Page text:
About The Dove

Marie-France's gorgeous painting, "Poussez, poussez l'escarpolette." brought the idea for this poem to life. Suffused in soft pastels and wistful motion, the lady translates to a figment of memory, a younger self.

As the scene opens, the present woman is aged, drifting in and out of dementia. Occasionally, like a sensitive dove, she returns to that phase of her life which had tremendous impact. She steps toward the window, picks on the drapery cord nervously and then looks down at the wooden sill. It becomes her garden swing where she found solace and escape. Married to a great magician, she often found herself trying to forget his influence. Yet, while her body relaxed on the swing, her mind/soul was still flung into his grip.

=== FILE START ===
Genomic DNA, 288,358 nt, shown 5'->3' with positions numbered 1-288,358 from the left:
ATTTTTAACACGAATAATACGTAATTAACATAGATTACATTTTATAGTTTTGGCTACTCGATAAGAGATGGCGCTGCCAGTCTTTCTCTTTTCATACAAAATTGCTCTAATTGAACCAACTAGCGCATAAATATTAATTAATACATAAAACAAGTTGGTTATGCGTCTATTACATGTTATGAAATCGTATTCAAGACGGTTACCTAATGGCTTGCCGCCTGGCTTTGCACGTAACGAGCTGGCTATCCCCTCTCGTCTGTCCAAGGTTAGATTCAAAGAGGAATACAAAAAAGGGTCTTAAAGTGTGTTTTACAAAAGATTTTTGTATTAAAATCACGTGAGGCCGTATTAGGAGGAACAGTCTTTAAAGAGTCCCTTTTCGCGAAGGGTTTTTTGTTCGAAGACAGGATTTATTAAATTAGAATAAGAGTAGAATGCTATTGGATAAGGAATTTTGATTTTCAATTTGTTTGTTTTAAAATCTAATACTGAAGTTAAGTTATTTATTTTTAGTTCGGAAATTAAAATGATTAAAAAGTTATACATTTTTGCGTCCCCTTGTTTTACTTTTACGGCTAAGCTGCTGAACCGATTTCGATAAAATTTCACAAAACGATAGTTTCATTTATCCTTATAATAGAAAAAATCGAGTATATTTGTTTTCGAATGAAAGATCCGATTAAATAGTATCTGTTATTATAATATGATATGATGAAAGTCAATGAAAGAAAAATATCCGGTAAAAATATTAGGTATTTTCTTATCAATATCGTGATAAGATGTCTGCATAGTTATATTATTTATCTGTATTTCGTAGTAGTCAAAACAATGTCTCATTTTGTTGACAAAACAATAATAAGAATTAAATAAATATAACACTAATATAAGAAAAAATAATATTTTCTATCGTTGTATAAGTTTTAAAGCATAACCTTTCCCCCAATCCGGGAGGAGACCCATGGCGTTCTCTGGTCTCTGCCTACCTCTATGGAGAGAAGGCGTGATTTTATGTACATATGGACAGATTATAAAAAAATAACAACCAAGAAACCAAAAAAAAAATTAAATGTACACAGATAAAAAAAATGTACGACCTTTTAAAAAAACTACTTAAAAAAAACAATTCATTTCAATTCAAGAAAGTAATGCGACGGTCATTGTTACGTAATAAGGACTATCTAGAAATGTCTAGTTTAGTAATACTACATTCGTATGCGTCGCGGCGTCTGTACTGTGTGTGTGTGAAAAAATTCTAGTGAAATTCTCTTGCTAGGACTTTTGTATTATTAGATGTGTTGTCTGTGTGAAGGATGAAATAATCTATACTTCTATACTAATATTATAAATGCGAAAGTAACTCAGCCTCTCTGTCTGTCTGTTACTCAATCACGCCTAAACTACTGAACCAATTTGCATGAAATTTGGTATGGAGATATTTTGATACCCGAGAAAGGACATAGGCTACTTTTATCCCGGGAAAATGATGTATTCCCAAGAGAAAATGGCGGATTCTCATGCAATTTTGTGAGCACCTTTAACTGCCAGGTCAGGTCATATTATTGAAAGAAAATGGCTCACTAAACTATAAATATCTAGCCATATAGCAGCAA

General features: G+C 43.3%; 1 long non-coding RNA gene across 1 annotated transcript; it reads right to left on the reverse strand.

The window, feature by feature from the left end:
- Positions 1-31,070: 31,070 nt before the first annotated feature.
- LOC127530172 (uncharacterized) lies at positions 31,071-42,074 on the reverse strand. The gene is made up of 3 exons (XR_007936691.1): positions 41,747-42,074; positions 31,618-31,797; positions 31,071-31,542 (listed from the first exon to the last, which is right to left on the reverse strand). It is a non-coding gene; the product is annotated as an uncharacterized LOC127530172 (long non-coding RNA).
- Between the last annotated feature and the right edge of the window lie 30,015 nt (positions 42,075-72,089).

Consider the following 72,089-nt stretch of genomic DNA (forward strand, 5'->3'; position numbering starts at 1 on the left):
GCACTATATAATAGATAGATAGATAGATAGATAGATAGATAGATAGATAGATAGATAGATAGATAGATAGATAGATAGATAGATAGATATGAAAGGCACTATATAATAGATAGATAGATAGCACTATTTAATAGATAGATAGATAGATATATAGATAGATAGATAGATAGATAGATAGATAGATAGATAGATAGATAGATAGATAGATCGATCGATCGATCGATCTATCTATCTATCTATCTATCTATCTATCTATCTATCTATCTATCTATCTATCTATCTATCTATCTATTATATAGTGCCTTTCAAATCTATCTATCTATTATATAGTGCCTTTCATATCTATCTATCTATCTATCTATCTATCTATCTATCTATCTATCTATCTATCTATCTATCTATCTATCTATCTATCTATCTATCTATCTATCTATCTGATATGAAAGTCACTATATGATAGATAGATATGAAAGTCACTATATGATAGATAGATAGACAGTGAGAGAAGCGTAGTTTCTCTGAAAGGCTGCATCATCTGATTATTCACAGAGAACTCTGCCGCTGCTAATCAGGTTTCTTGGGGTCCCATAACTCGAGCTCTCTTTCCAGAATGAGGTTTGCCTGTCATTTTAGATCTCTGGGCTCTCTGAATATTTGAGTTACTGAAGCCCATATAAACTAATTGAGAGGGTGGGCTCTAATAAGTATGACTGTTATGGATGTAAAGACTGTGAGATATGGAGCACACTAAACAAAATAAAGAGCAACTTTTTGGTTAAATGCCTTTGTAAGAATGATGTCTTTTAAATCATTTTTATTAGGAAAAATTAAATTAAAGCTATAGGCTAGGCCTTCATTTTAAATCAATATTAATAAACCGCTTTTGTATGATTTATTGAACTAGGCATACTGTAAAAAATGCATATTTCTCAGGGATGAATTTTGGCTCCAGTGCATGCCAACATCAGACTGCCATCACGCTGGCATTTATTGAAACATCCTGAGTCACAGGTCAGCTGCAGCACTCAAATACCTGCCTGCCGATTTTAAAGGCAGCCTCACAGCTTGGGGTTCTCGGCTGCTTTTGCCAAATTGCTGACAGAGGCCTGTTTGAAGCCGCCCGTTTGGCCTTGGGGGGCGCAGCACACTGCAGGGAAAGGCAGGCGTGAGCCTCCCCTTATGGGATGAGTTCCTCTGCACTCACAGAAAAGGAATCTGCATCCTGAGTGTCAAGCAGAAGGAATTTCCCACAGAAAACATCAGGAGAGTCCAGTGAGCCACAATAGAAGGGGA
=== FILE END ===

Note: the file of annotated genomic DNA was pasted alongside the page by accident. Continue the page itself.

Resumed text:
She saw herself as the white dove he used for magic. Fragile and vulnerable, he used her to perform his art, to magnify his greatness. Yet, despite the soft sounds and hints of timidity, such a bird is reputed to possess, she was clever and knew the power of her own femininity. Though, he could make the bird appear and disappear at will, summon her service and dismiss it when through, she had more control, self-determination, the real power.

As wife and wise thinker, she could decide when she would leave and taunt him with threats of departure, hold him with a false sense of security and keep the man wondering. In the end, she would choose what season and what time was conducive to a final flight.

© 2011, Wendy Howe. E-mail.